– Tax is paid at 40% on the amount over this threshold
– Since October 2007, married couples and registered civil partners can effectively increase the threshold on their estate when the second partner dies – to as much as £650,000 in 2012-13. Their executors or personal representatives must transfer the first spouse or civil partner’s unused Inheritance Tax threshold or ‘nil rate band’ to the second spouse or civil partner when they die.*

Step one when producing an estate solution is to model your complete financial situation. This allows us to not only calculate what your immediate legacy or joint immediate legacy is, but also what it is likely to be factoring in rates of income and expenditure, as well as growth and inflation over time.

With this in place we can firstly analyse whether there is an inheritance tax liability at all. If there is, we will also be able to quantify just what this liability is and also, if desired, designate the estate split amongst other members of the plan.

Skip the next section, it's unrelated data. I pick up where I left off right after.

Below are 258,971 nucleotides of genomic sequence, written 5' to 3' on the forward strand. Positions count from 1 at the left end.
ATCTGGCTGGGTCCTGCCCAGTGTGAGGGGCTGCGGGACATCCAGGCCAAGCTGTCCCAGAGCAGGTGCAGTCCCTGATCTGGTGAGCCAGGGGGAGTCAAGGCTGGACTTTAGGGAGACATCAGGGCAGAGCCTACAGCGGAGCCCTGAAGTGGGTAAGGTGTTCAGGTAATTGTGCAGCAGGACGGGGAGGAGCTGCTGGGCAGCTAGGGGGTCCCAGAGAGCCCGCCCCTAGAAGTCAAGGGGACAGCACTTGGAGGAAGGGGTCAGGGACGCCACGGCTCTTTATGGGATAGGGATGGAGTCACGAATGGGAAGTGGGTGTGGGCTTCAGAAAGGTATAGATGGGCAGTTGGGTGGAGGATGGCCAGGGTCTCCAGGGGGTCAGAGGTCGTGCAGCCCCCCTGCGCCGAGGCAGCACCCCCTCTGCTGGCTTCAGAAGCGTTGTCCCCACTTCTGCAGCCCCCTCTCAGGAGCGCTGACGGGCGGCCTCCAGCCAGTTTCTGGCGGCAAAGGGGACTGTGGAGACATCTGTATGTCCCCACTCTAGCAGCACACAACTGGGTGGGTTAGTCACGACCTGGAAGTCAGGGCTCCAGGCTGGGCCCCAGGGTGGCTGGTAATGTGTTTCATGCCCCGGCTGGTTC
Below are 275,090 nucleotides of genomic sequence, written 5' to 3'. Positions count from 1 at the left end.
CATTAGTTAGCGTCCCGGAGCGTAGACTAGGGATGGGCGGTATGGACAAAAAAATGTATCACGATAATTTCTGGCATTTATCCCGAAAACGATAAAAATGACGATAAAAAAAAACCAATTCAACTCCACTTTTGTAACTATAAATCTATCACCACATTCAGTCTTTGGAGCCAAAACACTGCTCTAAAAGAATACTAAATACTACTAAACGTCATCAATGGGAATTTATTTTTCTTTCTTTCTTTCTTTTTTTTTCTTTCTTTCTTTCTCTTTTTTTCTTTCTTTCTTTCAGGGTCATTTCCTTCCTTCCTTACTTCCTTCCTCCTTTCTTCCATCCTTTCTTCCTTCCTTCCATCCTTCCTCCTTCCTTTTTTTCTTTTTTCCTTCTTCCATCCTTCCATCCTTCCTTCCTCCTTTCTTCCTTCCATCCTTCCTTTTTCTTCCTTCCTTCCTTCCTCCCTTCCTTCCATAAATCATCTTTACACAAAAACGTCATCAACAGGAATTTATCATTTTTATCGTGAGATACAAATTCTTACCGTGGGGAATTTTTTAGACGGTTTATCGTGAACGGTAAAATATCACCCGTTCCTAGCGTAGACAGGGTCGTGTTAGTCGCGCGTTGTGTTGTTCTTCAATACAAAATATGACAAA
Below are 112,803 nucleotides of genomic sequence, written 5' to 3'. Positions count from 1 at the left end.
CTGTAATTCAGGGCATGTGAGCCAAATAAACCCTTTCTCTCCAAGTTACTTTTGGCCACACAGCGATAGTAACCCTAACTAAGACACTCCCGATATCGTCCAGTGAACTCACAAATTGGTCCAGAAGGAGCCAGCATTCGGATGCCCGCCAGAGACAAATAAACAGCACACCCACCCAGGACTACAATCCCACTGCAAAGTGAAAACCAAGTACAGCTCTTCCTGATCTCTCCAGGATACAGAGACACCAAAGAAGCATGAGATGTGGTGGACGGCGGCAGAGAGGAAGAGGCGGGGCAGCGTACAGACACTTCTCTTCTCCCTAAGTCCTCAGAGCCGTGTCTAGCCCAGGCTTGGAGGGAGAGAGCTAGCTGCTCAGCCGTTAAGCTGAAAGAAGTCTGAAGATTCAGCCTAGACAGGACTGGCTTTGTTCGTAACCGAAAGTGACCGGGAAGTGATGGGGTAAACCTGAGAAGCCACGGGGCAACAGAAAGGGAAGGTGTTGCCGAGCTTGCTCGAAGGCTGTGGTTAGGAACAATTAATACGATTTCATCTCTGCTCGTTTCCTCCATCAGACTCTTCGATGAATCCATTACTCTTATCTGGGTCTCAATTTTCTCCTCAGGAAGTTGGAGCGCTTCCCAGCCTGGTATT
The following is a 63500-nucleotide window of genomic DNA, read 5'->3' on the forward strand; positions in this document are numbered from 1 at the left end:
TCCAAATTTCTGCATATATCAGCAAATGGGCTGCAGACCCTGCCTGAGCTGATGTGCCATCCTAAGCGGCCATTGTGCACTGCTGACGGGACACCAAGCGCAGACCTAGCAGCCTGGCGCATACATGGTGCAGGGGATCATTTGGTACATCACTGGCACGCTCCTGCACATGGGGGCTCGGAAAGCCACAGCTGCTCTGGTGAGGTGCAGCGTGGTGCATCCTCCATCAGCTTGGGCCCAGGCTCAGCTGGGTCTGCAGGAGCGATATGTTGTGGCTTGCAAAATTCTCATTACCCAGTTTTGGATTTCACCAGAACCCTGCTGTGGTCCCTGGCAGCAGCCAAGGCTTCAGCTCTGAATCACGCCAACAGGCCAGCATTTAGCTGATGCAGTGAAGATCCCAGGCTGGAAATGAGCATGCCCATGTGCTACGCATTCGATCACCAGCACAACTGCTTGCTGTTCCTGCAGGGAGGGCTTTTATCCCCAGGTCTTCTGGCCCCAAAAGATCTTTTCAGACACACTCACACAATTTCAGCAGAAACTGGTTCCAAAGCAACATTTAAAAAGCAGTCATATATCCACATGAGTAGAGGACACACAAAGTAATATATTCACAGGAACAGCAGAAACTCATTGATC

The planning can be as detailed as appropriate


The calculations are presented in a detailed report. Once the liability is recognised we can then start to prepare what the best solution or solutions will be in discussion with the client, from gifting strategies to whole of life insurance policies.

You don’t have to be planning on leaving an inheritance to make the most of these tools. For some clients we have been able to take a different approach; how much can they afford to spend annually to make the most of their assets and gradually exhaust them? By adding in an arbitrary expense we can make an estimate. We can carry this out on a worst case scenario basis as well.

In this scenario we see liquid assets gradually being used up over time.


This approach takes a lot of the uncertainty out of inheritance tax planning and is of great benefit to our clients in this stage of their lives.